January 23rd, 2004


Welcome to wherever you aren't

'Turn off, log out, shut down!' screams an article on the BBC website, telling the story of a California researcher who plans to spend several months without internet access, just to see what it feels like to be on the other side of the 'digital divide'. I pity the fool. I had a couple of weeks without DSL in November and my life got very flat and grey indeed. In fact, very local. I was reduced to cycling daily to Automaten Bar to use their wifi network. The Guardian has Gereon Schmitz, one of the club's founders, speculating on its robotic appeal to Berliners: 'Berlin is not a beautiful city, so people are not always looking back in admiration at the past. Quite the contrary - its history has been grim. It could be that people in Berlin all want to get away from the past and into the future.' Maybe it's much simpler than that. Perhaps everyone really just wants to get away from wherever they are, out into the world.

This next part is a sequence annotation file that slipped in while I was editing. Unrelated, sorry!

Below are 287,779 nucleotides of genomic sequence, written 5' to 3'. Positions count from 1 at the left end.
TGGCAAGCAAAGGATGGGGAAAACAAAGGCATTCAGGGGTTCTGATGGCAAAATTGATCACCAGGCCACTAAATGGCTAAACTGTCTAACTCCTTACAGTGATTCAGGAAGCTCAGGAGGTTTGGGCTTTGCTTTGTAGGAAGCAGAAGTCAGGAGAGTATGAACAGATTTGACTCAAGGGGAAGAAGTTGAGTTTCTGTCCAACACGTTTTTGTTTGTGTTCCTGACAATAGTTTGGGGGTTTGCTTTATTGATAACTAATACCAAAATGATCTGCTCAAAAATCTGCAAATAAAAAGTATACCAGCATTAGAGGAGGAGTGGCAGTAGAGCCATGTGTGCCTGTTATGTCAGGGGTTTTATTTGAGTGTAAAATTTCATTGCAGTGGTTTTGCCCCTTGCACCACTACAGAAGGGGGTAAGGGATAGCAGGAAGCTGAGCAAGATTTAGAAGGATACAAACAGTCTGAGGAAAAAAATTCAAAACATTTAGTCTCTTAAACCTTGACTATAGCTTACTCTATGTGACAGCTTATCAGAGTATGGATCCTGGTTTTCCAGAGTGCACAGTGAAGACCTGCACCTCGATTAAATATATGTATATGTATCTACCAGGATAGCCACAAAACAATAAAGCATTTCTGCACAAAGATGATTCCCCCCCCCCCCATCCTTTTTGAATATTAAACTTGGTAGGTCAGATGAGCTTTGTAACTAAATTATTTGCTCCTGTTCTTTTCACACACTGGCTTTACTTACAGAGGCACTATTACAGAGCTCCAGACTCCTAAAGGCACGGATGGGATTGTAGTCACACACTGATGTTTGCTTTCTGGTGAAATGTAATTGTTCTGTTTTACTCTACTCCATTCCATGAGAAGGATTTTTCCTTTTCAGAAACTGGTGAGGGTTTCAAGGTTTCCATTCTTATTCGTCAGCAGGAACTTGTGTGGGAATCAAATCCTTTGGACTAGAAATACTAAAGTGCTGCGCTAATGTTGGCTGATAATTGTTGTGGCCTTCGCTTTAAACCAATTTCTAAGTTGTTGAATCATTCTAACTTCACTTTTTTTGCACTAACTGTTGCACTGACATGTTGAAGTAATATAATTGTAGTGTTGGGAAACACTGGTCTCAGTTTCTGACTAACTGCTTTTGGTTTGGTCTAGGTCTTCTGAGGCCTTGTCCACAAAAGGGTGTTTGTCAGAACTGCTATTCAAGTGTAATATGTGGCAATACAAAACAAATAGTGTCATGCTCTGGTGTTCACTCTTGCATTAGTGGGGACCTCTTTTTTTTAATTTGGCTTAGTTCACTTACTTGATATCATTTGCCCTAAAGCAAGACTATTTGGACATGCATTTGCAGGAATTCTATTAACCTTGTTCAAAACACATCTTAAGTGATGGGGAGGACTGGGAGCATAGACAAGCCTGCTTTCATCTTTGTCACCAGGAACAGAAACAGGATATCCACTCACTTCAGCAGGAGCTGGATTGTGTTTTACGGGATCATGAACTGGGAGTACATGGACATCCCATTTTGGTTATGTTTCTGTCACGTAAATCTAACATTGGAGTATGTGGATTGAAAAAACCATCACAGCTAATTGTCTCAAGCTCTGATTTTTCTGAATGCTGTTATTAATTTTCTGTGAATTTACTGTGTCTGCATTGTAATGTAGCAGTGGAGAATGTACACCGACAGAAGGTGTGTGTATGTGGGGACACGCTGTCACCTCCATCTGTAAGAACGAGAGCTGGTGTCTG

My day begins simultaneously in London and Hong Kong. I'm listening to London art radio station Resonance FM and ICQing with a Hong Kong fashion student who's helping me set up a show in her city later this year. (I am so looking forward to seeing Hong Kong for the first time, I can't tell you how excited I am.) As we 'speak', Chinese New Year fireworks are going off outside her window, which becomes, in a way, my window, more real -- certainly more vivid -- than my window onto Berlin. (The Hong Kong show is currently planned for August, and there may be shows in Japan and the Philippines following it.)

Over lunch with my Japanese flatmate I'm clicking through Bzzzpeek's tremendously amusing site, in which children from all over the world make the onomatopoeic sounds they associate with various animals and birds. The perception of goats seems pretty consistent all around the world, but when it comes to owls things are a lot more confused.

After that recreation it's back to work, setting up a Moscow show (March or April, immediately following a show with Anne Laplantine in Helsinki). Then iMomus gets freshened with some new photos of a teutonic model village I saw in an optician's window the other day.

I'll probably only log out and shut down the hardest working iBook in showbiz to watch a little cable TV late in the evening. The Franco-German network Arte has a thema night about China.

Which sort of brings me full circle, really. Around the world and back again in a day.